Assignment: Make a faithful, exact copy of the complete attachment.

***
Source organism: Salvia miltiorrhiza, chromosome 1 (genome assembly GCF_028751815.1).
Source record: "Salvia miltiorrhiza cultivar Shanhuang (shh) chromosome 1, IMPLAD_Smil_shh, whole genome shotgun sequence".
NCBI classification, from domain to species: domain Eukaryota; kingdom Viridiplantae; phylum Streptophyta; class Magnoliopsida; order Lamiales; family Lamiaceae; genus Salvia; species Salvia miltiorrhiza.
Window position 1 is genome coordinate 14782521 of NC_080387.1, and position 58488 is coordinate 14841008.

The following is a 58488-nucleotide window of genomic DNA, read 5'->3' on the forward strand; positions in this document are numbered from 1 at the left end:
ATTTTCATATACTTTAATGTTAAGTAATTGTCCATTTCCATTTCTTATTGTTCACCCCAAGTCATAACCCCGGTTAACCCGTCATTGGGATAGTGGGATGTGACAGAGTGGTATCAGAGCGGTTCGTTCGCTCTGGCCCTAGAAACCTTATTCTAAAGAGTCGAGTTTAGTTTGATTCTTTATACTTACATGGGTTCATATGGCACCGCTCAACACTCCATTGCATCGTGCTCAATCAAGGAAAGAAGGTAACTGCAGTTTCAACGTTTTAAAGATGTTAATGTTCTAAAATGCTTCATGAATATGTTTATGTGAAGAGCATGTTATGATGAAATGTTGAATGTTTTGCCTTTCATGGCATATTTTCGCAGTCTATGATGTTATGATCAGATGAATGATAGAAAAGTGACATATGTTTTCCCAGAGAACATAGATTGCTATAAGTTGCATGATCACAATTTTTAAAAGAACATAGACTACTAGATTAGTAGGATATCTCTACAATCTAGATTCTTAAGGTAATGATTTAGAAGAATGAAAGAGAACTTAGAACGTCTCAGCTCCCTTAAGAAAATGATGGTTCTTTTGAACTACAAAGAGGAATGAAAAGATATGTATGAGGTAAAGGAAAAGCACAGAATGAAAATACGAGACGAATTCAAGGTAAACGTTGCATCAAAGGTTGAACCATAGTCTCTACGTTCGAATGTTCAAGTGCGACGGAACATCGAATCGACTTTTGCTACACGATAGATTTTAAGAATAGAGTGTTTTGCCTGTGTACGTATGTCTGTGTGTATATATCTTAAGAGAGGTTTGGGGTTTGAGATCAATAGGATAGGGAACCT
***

Source organism: Salvia miltiorrhiza, chromosome 1 (genome assembly GCF_028751815.1).
Source record: "Salvia miltiorrhiza cultivar Shanhuang (shh) chromosome 1, IMPLAD_Smil_shh, whole genome shotgun sequence".
NCBI classification, from domain to species: domain Eukaryota; kingdom Viridiplantae; phylum Streptophyta; class Magnoliopsida; order Lamiales; family Lamiaceae; genus Salvia; species Salvia miltiorrhiza.
Window position 1 is genome coordinate 14782521 of NC_080387.1, and position 58488 is coordinate 14841008.

The following is a 58488-nucleotide window of genomic DNA, read 5'->3' on the forward strand; positions in this document are numbered from 1 at the left end:
ATTTTCATATACTTTAATGTTAAGTAATTGTCCATTTCCATTTCTTATTGTTCACCCCAAGTCATAACCCCGGTTAACCCGTCATTGGGATAGTGGGATGTGACAGAGTGGTATCAGAGCGGTTCGTTCGCTCTGGCCCTAGAAACCTTATTCTAAAGAGTCGAGTTTAGTTTGATTCTTTATACTTACATGGGTTCATATGGCACCGCTCAACACTCCATTGCATCGTGCTCAATCAAGGAAAGAAGGTAACTGCAGTTTCAACGTTTTAAAGATGTTAATGTTCTAAAATGCTTCATGAATATGTTTATGTGAAGAGCATGTTATGATGAAATGTTGAATGTTTTGCCTTTCATGGCATATTTTCGCAGTCTATGATGTTATGATCAGATGAATGATAGAAAAGTGACATATGTTTTCCCAGAGAACATAGATTGCTATAAGTTGCATGATCACAATTTTTAAAAGAACATAGACTACTAGATTAGTAGGATATCTCTACAATCTAGATTCTTAAGGTAATGATTTAGAAGAATGAAAGAGAACTTAGAACGTCTCAGCTCCCTTAAGAAAATGATGGTTCTTTTGAACTACAAAGAGGAATGAAAAGATATGTATGAGGTAAAGGAAAAGCACAGAATGAAAATACGAGACGAATTCAAGGTAAACGTTGCATCAAAGGTTGAACCATAGTCTCTACGTTCGAATGTTCAAGTGCGACGGAACATCGAATCGACTTTTGCTACACGATAGATTTTAAGAATAGAGTGTTTTGCCTGTGTACGTATGTCTGTGTGTATATATCTTAAGAGAGGTTTGGGGTTTGAGATCAATAGGATAGGGAACCT